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The Backwards Trial: A George Zimmerman Prosecution Primer

The bizarre trial, in which the prosecution must impeach the police investigation, begins.

by
Mike McDaniel

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June 24, 2013 - 9:34 am
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With an all-female jury seated (five white, one Hispanic) and opening arguments occurring today, understand that not only should the charge against George Zimmerman never have been filed, but that the case is remarkably backwards. The shooting of Trayvon Martin on February 26, 2012, in Sanford, Florida, was an unremarkable event — similar self-defense related shootings occur regularly. In virtually all of those cases, the local police do their work, local prosecutors review it, charges are filed or declined, and only local communities are aware of or care about it. Whereas the Trayvon Martin case is an anomaly that reverses all of the conventions and behaviors normally present in the criminal justice system.

With that in mind, a primer about what to expect may be useful.

The “Scheme Team”: Attorneys Benjamin Crump, Natalie Jackson, and Daryl Parks are not only closely aligned with the prosecution, but they have already negotiated one civil settlement with the insurance company representing the Retreat at Twin Lakes, the neighborhood where George Zimmerman lived and served as Neighborhood Watch captain. Crump has been instrumental in engaging the full might of prominent racial-grievance figures, and arguably caused Florida Governor Rick Scott and Attorney General Pam Bondi to appoint Special Prosecutor Angela Corey to charge Zimmerman with second-degree murder. Crump was also pivotal in encouraging the FBI to investigate Zimmerman for hate crime or civil rights violations.

It was Crump who apparently discovered Witness Eight, “Dee Dee,” Trayvon Martin’s girlfriend who was supposedly on the phone with Martin before he was shot. Crump conducted an interview with her with ABC’s Matt Gutman present, and claimed that her testimony would obliterate Zimmerman’s self-defense claim. His claim would influence the prosecution to charge Zimmerman. He eventually arranged an interview with Dee Dee with deputy prosecutor Bernard0 de la Rionda. Not only was the “Scheme Team” present at that interview, but Martin’s mother was seated next to Dee Dee, an almost unimaginable violation of interview protocol.

The Scheme Team represents Trayvon Martin’s parents, ”those sweet parents” as Corey called them at her press conference in the style of a political victory rally announcing Zimmerman’s arrest. For the time being, they have contented themselves with conducting daily press conferences in the courtroom, but if the trial should not go their way, expect them to further inflame racial tensions.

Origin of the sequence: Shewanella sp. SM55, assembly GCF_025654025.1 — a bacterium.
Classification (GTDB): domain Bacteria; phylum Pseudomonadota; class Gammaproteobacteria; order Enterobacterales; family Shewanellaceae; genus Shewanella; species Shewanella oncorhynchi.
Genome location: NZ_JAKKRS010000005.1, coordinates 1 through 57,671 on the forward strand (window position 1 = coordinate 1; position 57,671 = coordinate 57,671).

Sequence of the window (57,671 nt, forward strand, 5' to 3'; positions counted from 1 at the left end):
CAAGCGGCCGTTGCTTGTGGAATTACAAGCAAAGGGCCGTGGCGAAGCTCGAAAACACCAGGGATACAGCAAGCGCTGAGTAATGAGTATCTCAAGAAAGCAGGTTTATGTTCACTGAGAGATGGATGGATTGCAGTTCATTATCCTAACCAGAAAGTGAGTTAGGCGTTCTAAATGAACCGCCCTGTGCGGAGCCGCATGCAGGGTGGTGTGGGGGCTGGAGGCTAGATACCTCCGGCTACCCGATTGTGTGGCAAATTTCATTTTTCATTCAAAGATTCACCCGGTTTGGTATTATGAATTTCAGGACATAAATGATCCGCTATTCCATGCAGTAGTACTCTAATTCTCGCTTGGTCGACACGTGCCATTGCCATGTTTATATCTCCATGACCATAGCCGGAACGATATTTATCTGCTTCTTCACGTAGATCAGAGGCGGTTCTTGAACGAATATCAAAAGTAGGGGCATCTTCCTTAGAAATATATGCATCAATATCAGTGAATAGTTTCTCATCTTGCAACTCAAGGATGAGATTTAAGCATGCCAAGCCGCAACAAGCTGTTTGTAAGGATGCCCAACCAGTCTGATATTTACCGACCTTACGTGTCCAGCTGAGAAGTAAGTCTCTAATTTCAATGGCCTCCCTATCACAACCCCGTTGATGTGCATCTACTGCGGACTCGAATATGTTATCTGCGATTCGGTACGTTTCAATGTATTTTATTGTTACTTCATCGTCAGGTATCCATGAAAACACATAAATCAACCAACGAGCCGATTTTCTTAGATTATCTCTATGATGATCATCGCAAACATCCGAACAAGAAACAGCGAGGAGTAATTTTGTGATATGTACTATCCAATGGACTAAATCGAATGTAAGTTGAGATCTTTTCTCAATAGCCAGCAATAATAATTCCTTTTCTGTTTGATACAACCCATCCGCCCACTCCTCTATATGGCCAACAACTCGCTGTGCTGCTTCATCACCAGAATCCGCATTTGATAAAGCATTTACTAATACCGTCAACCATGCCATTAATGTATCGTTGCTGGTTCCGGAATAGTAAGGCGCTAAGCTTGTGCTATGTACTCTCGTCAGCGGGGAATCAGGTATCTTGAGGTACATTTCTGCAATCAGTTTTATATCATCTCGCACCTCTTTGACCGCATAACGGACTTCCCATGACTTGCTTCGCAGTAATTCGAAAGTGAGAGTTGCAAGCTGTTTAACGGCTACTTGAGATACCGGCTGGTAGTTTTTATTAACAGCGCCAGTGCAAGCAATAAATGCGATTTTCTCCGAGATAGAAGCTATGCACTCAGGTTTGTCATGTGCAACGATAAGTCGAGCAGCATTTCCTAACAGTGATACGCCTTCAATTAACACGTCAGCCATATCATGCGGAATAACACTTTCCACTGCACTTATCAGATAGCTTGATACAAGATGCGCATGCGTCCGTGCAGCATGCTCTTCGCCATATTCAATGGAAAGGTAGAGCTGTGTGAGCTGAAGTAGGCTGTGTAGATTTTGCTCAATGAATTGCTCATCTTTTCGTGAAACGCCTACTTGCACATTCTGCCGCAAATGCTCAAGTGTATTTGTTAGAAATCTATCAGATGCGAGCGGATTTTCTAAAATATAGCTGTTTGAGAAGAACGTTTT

The Prosecution: Without conducting any new investigation, Corey’s office produced an affidavit that not only failed to produce any probable cause that Zimmerman violated any of the three essential elements of the offense. It was also factually incorrect and withheld vital information of Zimmerman’s innocence. Any attorney or police officer filing an affidavit promises to tell the truth, the whole truth, and nothing but the truth. This one, filed by special prosecutor investigators T.C. O’Steen and Dale Gilbreath at the direction of de la Rionda and on behalf of Corey, fell far short of the most minimal requirements of the law. Former federal prosecutor Andrew McCarthy, Harvard Law Professor Alan Dershowitz, attorney and commentator Mark Levin, attorney John Hinderaker of Powerline, and other notables took it to task in the harshest terms.

In response, an enraged Corey called the dean of Harvard Law School and, speaking with a representative of the Office of Communications, ranted about Dershowitz for 40 minutes and threatened to sue him and Harvard. Harvard was apparently unimpressed; Dershowitz still teaches there.

Bernie de la Rionda has taken the lead in handling the case. De la Rionda learned no later than August 2, 2012, that Dee Dee committed perjury but, despite multiple requests from the defense over many months, withheld that information until the evening of March 4, 2013, only hours before the matter would be heard in court and he would be forced to divulge the information.

Defense attorney Mark O’Mara filed a motion for sanctions against de la Rionda for improperly withholding important evidence, and de la Rionda filed a petulant, angry, and unprofessional response that is a model of improper legal writing. He eventually admitted in court to withholding the evidence, with an excuse of: “I forgot about it.” Despite multiple defense requests, he forgot — for seven months — that his most important witness was a perjurer. Judge Nelson has yet to rule on O’Mara’s motion for sanctions despite de la Rionda’s admission.

Another example of de la Rionda’s malfeasance is his withholding — for many months — of digital color photographs of Zimmerman’s injuries taken immediately after Zimmerman was assaulted by Martin. It’s easy to see why de la Rionda would not want the defense to have those photos — they clearly depict Zimmerman’s badly broken and bleeding nose, and his bruised, lacerated, and bloody face, as well as multiple bloody cuts on the back of his head.